Q: Do you think it hinders or hurts Sailors when they come from A-school or C-school to shore duty first instead an operational environment?
A: "I don't believe that there's any Sailor that graduates from their "A" or "C" school that does not want to go to sea duty first," said Beldo. "However, as you know we have shore duty billets and we have sea duty billets and we have to man both. So as far as hindering, I don't think it does, because I hope that my leadership makes sure those Sailors get what they need while they're on shore duty and you're also preparing them for their next duty station when they get to sea. " Moran added, "In a perfect world everyone that graduated from "A" and "C" shools would go right to the waterfront or to an operational unit at sea, but we have several ratings that are sea-centric and sea-intensive - they go to sea. Then we have ratings that are not sea-centric, but they're shore-centric because of the nature of their work, so they naturally will go to shore duty billets. But there just isn't enough room to put Sailors in every rate, right to sea, so we have to distribute them evenly, and it's up to leadership to make sure they're ready when they do go to sea."

Q: Women have made a lot of strides in Science, Technology, Engineering, and Mathematics (STEM), but they still fill a significantly smaller number of jobs than their male counterparts. What are we doing to recruit and retain women in these critical fields?
A: "I've had the wonderful opportunity over the last year or so to work with the enlisted women in submarine task force, so as you know, in January a NAVADMIN was released calling for applications for enlisted women in submarines," said Beldo. "I believe as an organization we are looking at opening up every rating and really giving every Sailor the opportunity to participate in any job they want to and that they qualify to participate in and I believe in our future we will continue down that road."

Moran added, "This is a real important topic for us and it's a great question you asked about the numbers of women in our Navy today. The total number when you put all of our officers and enlisted together is that about 17.8% of our force is female. Not enough in my view, and we're trying to bring in more. We actually bring in between 23-25% women in the enlisted and officer communities today, and that's a far better place than we were 10 years ago, but we're still trying to attract the highest quality young women that are coming out of high school and college. To be frank with you, on the officer side, more than 50% of college grads are STEM majors, and that's a fairly significant change over the past 10 years. We have to go after young women in both our officer and enlisted communities if we're going to round out the Navy we want to have."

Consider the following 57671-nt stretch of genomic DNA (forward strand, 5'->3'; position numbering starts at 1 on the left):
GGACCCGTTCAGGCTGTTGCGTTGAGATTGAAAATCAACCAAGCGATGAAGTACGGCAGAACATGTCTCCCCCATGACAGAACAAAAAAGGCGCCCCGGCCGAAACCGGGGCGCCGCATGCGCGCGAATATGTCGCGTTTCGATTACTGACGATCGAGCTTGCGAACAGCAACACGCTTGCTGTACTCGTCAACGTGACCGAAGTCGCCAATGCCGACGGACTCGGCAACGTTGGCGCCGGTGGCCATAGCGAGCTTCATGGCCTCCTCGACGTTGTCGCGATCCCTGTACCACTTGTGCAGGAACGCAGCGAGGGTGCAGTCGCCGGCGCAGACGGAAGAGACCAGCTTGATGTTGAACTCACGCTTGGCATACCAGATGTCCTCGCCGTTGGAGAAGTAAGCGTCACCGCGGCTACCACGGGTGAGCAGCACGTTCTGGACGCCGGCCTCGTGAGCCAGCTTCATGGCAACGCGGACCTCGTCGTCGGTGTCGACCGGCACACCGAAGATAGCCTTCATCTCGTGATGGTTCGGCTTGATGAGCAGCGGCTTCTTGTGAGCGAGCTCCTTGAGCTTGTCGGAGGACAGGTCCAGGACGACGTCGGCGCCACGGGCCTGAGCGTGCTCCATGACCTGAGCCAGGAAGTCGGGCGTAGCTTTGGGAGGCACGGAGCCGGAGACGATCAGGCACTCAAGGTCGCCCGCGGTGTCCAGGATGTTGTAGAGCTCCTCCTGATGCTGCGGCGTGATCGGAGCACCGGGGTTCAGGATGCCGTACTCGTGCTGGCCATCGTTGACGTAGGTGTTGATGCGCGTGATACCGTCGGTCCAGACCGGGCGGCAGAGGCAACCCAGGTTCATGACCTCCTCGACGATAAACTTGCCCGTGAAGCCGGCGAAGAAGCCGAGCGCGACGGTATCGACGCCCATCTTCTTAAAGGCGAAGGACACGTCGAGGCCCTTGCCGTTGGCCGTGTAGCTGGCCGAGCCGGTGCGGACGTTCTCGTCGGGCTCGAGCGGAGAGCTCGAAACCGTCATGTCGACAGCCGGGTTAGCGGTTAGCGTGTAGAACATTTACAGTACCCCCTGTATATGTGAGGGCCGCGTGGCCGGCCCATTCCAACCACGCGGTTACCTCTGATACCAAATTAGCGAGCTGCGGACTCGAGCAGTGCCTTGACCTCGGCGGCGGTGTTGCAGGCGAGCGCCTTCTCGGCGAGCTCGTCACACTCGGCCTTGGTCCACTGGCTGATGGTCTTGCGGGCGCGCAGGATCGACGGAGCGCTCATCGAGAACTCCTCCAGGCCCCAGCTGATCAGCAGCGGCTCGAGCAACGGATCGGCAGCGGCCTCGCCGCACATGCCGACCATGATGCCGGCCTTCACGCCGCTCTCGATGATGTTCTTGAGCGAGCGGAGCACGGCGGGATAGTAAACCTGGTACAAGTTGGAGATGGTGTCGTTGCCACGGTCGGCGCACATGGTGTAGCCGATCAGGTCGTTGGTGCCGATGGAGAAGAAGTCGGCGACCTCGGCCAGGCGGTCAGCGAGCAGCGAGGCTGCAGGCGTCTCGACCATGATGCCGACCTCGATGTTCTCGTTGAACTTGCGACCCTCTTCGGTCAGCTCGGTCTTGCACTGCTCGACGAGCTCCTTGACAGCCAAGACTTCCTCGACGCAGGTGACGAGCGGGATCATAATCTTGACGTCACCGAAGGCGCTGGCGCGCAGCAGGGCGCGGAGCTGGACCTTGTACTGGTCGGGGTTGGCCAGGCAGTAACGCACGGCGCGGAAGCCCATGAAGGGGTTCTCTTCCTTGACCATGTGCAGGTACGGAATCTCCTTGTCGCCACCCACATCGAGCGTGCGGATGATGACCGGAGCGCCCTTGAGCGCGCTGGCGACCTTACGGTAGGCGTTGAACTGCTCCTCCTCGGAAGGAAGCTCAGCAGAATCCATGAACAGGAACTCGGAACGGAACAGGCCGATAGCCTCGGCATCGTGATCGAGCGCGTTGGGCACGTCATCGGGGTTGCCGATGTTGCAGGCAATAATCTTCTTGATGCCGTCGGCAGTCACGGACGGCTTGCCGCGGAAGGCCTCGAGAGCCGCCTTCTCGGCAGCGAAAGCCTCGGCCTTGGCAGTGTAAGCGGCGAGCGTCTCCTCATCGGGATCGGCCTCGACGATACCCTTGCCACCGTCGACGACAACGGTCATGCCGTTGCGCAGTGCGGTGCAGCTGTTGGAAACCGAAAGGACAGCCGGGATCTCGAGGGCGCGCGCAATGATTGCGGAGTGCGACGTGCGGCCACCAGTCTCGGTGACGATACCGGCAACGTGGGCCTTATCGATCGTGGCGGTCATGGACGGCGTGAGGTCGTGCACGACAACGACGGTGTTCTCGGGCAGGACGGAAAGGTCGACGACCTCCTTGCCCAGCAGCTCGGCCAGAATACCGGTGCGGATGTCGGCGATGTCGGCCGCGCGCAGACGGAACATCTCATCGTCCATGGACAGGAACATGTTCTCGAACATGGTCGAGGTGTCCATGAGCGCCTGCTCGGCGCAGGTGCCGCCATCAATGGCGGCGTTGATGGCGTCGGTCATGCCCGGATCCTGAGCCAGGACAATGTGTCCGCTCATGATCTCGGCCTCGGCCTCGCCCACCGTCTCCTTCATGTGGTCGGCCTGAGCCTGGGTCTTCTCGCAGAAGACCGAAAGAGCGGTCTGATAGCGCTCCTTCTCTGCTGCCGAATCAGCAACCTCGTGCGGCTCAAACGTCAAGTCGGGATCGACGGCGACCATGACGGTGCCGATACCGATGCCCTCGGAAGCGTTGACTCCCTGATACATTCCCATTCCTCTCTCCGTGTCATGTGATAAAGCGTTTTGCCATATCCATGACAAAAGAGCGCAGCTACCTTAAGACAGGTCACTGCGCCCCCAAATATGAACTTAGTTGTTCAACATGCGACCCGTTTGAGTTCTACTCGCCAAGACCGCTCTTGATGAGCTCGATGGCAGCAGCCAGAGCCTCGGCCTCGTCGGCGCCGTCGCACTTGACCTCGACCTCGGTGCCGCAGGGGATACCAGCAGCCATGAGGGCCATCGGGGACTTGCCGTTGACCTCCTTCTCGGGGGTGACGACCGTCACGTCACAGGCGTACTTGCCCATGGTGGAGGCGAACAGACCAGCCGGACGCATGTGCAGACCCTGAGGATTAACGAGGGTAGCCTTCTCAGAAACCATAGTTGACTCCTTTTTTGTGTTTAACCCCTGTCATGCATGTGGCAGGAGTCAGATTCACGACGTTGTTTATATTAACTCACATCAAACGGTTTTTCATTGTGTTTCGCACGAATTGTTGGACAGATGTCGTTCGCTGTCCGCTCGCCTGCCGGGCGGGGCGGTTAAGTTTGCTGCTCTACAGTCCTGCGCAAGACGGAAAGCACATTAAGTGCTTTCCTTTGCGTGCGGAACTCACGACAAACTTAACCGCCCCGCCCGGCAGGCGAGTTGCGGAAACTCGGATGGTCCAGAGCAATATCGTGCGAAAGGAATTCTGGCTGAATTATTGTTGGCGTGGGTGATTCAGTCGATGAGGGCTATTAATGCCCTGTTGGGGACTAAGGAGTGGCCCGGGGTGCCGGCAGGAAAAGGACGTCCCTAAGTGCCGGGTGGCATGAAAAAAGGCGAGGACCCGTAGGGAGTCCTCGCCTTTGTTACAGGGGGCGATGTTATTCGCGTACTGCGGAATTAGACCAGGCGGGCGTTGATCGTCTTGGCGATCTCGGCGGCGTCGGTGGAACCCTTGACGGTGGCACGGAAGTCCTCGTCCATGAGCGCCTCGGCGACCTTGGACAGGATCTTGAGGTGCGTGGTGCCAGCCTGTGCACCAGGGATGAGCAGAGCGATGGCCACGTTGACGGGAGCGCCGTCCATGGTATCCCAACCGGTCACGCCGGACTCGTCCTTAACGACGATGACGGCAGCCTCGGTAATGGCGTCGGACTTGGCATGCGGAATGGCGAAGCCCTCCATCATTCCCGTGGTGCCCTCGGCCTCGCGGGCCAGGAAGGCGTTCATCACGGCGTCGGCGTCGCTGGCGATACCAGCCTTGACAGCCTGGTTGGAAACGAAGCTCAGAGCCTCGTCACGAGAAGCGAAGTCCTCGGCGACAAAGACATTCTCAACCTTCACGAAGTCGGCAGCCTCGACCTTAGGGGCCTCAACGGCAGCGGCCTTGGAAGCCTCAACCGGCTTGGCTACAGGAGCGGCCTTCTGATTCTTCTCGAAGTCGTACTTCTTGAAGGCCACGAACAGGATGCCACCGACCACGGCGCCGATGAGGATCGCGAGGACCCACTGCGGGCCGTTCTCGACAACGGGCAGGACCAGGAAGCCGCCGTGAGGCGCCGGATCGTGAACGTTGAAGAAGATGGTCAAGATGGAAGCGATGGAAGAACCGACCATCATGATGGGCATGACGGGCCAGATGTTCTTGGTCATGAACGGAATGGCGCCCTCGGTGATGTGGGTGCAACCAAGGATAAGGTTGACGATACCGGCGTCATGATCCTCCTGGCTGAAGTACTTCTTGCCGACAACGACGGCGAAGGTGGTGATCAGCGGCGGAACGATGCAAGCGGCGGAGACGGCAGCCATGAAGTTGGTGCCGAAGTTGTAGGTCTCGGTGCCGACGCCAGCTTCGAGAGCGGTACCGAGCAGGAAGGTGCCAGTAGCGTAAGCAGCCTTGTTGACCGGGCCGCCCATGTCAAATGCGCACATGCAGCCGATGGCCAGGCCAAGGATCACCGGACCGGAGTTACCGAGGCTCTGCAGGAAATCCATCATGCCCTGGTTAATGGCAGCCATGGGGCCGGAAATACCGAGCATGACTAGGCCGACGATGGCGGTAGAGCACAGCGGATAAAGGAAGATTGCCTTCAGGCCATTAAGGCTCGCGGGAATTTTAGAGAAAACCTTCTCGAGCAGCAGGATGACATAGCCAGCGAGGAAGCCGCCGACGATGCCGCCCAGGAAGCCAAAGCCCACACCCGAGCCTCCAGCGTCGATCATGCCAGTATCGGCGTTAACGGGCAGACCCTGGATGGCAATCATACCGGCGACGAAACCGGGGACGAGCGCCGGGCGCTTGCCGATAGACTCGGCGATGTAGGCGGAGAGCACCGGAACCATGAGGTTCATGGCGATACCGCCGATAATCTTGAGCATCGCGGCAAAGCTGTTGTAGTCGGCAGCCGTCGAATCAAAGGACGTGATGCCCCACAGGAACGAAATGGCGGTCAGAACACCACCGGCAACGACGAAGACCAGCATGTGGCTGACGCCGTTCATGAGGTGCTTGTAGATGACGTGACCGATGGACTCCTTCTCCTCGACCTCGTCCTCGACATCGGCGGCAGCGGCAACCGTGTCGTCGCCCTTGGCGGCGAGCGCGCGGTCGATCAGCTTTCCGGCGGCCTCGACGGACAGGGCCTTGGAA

The all-hands call is being re-broadcast on www.navy.mil and a complete list of all the questions and answers will be on All Hands Magazine.

For more news from the Chief of Naval Personnel, visit www.navy.mil/local/cnp/.

 
RELATED PHOTOS
Vice Adm. Bill Moran and Master Chief April Beldo speak to Sailors during a world-wide all-hands call.
150203-N-XO436-092 FORT MEADE, Md. (Feb. 3, 2015) Chief of Naval Personnel (CNP) Vice Adm. Bill Moran and Fleet Master Chief of Manpower, Personnel, Training and Education April Beldo speak to Sailors during a world-wide all-hands call at Defense Media Activity at Fort George G. Meade, Md. (U.S. Navy photo by Mass Communication Specialist 2nd Class Jonathan Sunderman)
February 3, 2015